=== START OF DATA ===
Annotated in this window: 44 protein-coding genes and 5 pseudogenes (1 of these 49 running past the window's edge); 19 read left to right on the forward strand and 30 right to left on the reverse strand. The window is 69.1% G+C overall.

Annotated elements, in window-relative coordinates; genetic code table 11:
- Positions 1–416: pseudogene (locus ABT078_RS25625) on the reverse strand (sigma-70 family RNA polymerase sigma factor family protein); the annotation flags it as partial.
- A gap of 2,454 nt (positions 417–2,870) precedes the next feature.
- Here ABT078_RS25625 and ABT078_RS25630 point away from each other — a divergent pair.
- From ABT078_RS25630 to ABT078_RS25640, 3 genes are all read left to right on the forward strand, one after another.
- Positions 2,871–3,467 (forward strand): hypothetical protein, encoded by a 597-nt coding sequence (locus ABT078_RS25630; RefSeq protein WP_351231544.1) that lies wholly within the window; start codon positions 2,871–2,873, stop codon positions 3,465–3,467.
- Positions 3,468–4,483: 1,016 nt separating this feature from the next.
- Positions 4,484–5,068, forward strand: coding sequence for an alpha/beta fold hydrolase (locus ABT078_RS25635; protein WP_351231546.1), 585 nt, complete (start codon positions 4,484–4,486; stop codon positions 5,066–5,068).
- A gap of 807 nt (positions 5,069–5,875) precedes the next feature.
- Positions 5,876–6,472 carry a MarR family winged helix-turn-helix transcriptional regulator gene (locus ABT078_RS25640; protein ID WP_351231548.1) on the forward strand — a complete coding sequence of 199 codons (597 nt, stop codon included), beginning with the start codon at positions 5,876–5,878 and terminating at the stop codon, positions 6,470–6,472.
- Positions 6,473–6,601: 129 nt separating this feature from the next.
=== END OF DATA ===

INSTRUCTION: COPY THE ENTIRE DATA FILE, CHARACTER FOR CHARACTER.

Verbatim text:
Annotated in this window: 44 protein-coding genes and 5 pseudogenes (1 of these 49 running past the window's edge); 19 read left to right on the forward strand and 30 right to left on the reverse strand. The window is 69.1% G+C overall.

Annotated elements, in window-relative coordinates; genetic code table 11:
- Positions 1–416: pseudogene (locus ABT078_RS25625) on the reverse strand (sigma-70 family RNA polymerase sigma factor family protein); the annotation flags it as partial.
- A gap of 2,454 nt (positions 417–2,870) precedes the next feature.
- Here ABT078_RS25625 and ABT078_RS25630 point away from each other — a divergent pair.
- From ABT078_RS25630 to ABT078_RS25640, 3 genes are all read left to right on the forward strand, one after another.
- Positions 2,871–3,467 (forward strand): hypothetical protein, encoded by a 597-nt coding sequence (locus ABT078_RS25630; RefSeq protein WP_351231544.1) that lies wholly within the window; start codon positions 2,871–2,873, stop codon positions 3,465–3,467.
- Positions 3,468–4,483: 1,016 nt separating this feature from the next.
- Positions 4,484–5,068, forward strand: coding sequence for an alpha/beta fold hydrolase (locus ABT078_RS25635; protein WP_351231546.1), 585 nt, complete (start codon positions 4,484–4,486; stop codon positions 5,066–5,068).
- A gap of 807 nt (positions 5,069–5,875) precedes the next feature.
- Positions 5,876–6,472 carry a MarR family winged helix-turn-helix transcriptional regulator gene (locus ABT078_RS25640; protein ID WP_351231548.1) on the forward strand — a complete coding sequence of 199 codons (597 nt, stop codon included), beginning with the start codon at positions 5,876–5,878 and terminating at the stop codon, positions 6,470–6,472.
- Positions 6,473–6,601: 129 nt separating this feature from the next.